(10/21/2010) The image of rainforests being torn down by giant bulldozers, felled by chainsaw-wielding loggers, and torched by large-scale developers has never been more poignant. Corporations have today replaced small-scale farmers as the prime drivers of deforestation, a shift that has critical implications for conservation. Until recently deforestation has been driven mostly by poverty—poor people in developing countries clearing forests or depleting other natural resources as they struggle to feed their families. Government policies in the ’60s, ’70s, and ’80s had a multiplier effect, subsidizing agricultural expansion through low-interest loans, infrastructure projects, and ambitious colonization schemes, especially in the Amazon and Indonesia. But over the past two decades, this has changed in many countries due to rural depopulation, a decline in state-sponsored development projects, the rise of globalized financial markets, and a worldwide commodity boom. Deforestation, overfishing, and other forms of environmental degradation are now primarily the result of corporations feeding demand from international consumers. While industrial actors exploit resources more efficiently and cause widespread environmental damage, they also are more sensitive to pressure from consumers and environmental groups. Thus in recent years, it has become easier—and more ethical—for green groups to go after corporations than after poor farmers.

How Greenpeace changes big business

(07/22/2010) Tropical deforestation claimed roughly 13 million hectares of forest per year during the first half of this decade, about the same rate of loss as the 1990s. But while the overall numbers have remained relatively constant, they mask a transition of great significance: a shift from poverty-driven to industry-driven deforestation and geographic consolidation of where deforestation occurs. These changes have important implications for efforts to protect the world's remaining tropical forests in that environmental groups now have identifiable targets that may be more responsive to pressure on environmental concerns than tens of millions of impoverished rural farmers. In other words, activists have more leverage than ever to impact corporate behavior as it relates to deforestation. A prime example of this power is evident in a string of successful Greenpeace campaigns, which have targeted some of the largest drivers of deforestation, including the palm oil industry in Indonesia and Malaysia and the soy and cattle industries in the Brazilian Amazon. The campaigns have shared a common approach: target large, conspicuous consumer-facing companies that sell in western markets.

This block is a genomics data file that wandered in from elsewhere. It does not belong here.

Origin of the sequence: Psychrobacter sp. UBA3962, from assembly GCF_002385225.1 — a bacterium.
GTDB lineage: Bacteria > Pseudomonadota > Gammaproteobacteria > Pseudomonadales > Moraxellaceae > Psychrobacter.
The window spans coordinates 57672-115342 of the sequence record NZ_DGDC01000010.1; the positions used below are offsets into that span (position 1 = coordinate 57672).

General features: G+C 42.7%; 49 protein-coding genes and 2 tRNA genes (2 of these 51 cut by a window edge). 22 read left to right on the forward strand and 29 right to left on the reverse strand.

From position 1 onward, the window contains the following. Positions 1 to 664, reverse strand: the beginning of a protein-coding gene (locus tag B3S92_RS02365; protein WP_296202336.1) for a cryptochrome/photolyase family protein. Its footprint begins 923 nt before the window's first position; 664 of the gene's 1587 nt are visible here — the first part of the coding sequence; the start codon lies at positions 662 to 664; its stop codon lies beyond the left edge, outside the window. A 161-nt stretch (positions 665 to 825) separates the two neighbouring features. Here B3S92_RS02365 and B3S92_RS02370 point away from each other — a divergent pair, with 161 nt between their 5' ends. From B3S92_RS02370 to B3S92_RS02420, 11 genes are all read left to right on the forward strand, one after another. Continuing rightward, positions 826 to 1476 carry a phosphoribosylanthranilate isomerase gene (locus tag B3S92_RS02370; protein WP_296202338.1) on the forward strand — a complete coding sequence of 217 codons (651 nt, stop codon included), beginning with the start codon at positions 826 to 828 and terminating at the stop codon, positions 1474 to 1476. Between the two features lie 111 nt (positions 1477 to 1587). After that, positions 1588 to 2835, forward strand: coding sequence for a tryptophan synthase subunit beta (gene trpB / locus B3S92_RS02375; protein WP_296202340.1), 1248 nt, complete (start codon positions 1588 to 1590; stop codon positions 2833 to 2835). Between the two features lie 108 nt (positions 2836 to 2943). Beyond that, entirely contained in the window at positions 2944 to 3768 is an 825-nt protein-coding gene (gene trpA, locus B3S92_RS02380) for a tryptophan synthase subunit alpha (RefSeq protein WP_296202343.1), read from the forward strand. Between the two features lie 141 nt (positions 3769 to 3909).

Amazon soy moratorium extended

(07/08/2010) Brazilian soy farmers have extended their moratorium on Amazon deforestation for another year, reports Greenpeace.

Ending deforestation could boost Brazilian agriculture

(06/26/2010) Ending Amazon deforestation could boost the fortunes of the Brazilian agricultural sector by $145-306 billion, estimates a new analysis issued by Avoided Deforestation Partners, a group pushing for U.S. climate legislation that includes a strong role for forest conservation. The analysis, which follows on the heels of a report that forecast large gains for U.S. farmers from progress in gradually stopping overseas deforestation by 2030, estimates that existing Brazilian farmers could see around $100 billion from higher commodity prices and improved access to markets. Meanwhile landholders in the Brazilian Amazon—including ranchers and farmers—could see $50-202 billion from carbon payments for forest protection.

Large-scale soy farming in Brazil pushes ranchers into the Amazon rainforest

(04/28/2010) Industrial soy expansion in the Brazilian Amazon has contributed to deforestation by pushing cattle ranchers further north into rainforest zones, reports a new study published the journal Environmental Research Letters.

Rhett A. Butler, (July 15, 2011).

Despite moratorium, soy still contributes indirectly to Amazon deforestation.